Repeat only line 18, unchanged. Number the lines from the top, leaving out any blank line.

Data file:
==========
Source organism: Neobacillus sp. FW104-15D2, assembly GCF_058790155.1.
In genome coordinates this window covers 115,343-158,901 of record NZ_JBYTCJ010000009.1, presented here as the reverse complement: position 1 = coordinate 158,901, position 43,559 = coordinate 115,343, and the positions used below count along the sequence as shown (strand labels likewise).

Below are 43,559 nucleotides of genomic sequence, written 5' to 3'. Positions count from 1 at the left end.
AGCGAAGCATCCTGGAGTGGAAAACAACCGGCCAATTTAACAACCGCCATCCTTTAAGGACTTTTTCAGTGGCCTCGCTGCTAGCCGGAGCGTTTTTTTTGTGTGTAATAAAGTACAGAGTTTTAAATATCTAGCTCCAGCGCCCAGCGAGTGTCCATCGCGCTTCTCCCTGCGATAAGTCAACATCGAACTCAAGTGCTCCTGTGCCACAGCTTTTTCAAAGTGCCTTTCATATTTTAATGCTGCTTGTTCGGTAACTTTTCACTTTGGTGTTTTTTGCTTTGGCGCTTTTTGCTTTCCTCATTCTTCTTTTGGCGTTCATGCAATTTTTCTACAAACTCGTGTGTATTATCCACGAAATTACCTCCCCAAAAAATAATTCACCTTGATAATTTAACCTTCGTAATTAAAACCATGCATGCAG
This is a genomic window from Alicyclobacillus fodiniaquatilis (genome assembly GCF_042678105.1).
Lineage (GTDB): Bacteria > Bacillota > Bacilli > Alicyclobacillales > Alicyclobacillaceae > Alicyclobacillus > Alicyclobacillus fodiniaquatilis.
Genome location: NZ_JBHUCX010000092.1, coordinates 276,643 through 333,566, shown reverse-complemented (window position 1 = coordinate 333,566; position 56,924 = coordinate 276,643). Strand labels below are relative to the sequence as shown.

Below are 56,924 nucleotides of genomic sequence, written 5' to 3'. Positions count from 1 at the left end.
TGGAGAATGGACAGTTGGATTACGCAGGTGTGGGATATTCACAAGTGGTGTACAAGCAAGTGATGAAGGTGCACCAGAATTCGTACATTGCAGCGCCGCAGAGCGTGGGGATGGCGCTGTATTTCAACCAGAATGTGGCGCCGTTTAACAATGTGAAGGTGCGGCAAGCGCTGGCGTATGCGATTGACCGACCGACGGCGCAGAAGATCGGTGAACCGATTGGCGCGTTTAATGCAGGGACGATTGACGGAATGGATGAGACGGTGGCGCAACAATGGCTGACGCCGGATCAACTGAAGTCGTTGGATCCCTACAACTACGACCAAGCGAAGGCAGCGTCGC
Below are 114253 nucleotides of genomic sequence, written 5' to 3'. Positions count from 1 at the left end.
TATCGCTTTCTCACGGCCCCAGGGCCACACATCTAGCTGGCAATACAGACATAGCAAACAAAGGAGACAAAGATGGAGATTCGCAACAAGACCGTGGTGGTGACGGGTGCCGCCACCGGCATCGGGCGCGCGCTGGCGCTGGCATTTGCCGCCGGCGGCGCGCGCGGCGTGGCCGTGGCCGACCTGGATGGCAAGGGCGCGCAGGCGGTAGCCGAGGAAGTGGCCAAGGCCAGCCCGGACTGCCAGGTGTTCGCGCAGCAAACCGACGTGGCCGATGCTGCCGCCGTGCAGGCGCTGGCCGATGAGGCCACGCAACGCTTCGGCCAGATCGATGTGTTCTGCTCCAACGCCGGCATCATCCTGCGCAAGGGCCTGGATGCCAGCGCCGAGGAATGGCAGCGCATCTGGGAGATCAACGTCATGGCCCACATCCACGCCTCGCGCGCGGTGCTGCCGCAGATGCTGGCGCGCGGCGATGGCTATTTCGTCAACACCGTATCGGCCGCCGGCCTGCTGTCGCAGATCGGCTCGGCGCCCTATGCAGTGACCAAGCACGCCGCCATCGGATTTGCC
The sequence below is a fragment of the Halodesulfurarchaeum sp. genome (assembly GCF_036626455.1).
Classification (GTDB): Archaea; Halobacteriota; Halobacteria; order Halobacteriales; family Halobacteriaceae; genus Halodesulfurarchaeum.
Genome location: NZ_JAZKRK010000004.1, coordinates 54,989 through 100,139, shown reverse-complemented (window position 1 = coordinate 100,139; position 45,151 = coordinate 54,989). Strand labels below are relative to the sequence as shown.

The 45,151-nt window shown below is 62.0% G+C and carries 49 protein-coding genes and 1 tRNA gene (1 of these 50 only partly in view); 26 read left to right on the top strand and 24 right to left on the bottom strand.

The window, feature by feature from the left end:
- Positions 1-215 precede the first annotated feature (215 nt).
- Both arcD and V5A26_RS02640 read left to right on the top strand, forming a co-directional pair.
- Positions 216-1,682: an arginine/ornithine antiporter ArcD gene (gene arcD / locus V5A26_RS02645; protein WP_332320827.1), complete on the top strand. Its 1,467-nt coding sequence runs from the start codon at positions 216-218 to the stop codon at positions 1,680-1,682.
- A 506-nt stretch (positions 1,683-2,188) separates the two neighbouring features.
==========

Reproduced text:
- Both arcD and V5A26_RS02640 read left to right on the top strand, forming a co-directional pair.